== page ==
“Nonresistance is the key to the greatest power in the universe.” – Eckhart Tolle
I am learning that this is even true with very strong negative emotions like anxiety. Last weekend I went to a Broadway show with 2 of my girlfriends. This was a pretty big deal for me. Sitting in classrooms, theaters, church, lecture halls, etc., has been a huge panic attack trigger for me ever since high school.
It’s been years since I’ve been to a play with anyone besides my family, hence no “safe person” in the event of a panic attack. And last spring when I went to a show with Bob, we were in the front row and I had so many panic attacks we had to change seats…
But I’ve been feeling so well lately, and I simply refuse to beg off events like I used to when I was younger. I never want to avoid situations, and let anxiety run the show as I did in my youth, so I went to the play with expectations to stay grounded and grateful.
We entered the theater as the play was just beginning. Our seats were way down in front and smack dab in the middle of a row. I immediately felt the fear rising up. This was the worst possible scenario for me. We had to climb over people to get to our seats and let me tell you that theater was old with very small chairs.
Within a few minutes of being seated I had a huge surge of adrenaline and felt awful. My mind told me there was no moving until intermission – which was in an hour and a half. I had the thought that I couldn’t bear it. I felt trapped and hot. My mouth was dry and I felt the intense need to leave the theater. I was sure I would faint in my chair, my poor heart was pounding so hard in my chest. My breathing was rapid and shallow, all the usual symptoms I get when anxiety strikes.
I’ve studied anxiety and also the teachings of great spiritual people such as Eckhart Tolle enough by now to know what to do. I knew I had to resist nothing. To not fight the fear. To not run from or give into the feelings and thoughts I was having.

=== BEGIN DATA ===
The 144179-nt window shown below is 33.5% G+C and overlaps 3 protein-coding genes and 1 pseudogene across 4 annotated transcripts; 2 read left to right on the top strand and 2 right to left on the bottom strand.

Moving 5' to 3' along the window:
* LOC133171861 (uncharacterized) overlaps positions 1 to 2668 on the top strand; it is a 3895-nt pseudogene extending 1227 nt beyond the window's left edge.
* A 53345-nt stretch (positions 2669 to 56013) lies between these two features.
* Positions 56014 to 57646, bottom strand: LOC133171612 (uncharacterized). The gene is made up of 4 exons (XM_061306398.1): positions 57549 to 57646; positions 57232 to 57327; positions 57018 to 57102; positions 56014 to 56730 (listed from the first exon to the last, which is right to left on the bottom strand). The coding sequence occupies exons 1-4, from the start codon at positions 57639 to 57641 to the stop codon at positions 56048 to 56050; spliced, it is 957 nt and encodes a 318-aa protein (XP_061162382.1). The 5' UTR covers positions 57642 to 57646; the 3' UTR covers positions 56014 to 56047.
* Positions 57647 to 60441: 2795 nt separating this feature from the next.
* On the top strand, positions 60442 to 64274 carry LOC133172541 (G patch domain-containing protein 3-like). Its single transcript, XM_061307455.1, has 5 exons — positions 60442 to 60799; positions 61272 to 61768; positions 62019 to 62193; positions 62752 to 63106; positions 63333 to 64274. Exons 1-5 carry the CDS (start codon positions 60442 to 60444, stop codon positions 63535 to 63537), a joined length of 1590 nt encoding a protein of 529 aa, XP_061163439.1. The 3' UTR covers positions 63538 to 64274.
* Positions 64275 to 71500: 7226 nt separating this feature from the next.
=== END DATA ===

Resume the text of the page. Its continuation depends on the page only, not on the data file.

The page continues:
I felt a wave of panic and heat go down my back and could feel my heart and lungs going at full speed. It was 100% full blown panic. As best as I was able to, I let myself go limp in my seat and just let the feelings be.
I continued to sit and watch and observe the feelings.
It was quite interesting. The sickening rush of fear and heat began to dissipate. It was as if I was a cup of boiling water being poured into a deep lake. My heart rate and breathing slowed as my body gently went back to an equilibrium state and I was left just sitting in that tiny chair in the dark.
I sat there in astonishment and a sense of gratitude overtook me. How grateful I was to be sitting there in that theater enjoying a wonderful play with friends.
I felt some cool air settle on me, probably from the indoor air conditioning. How lovely it felt to breathe it in.
“Whenever you are able to observe your mind, you are no longer trapped in it.” – Eckhart Tolle, the Power of Now, p. 55
After a time, the fear rose up in me again, not quite as bad as the first time, but with all the same feelings and symptoms, and once again I did the same non-resistance. It was like riding a wave. It was actually a little cool to be able to just witness the terror of anxiety and see it go away just by sitting there and going limp. As the fear dissipated, my sense of calm and confidence returned, and once again I was alright.
The play lasted two and a half hours. I didn’t have any other panic attacks or waves of anxiety after intermission. In fact, I was absolutely 100% fine. I was happy and enjoying my time with friends.
Facing the fear and not resisting it was the key.
Thank you Lord, for showing me how beautiful life can be. My world continues to open up and for that I am truly grateful. 🙂
I wish you peace,
Highly recommended: The Power of Now by Eckhart Tolle. This book has literally changed my life.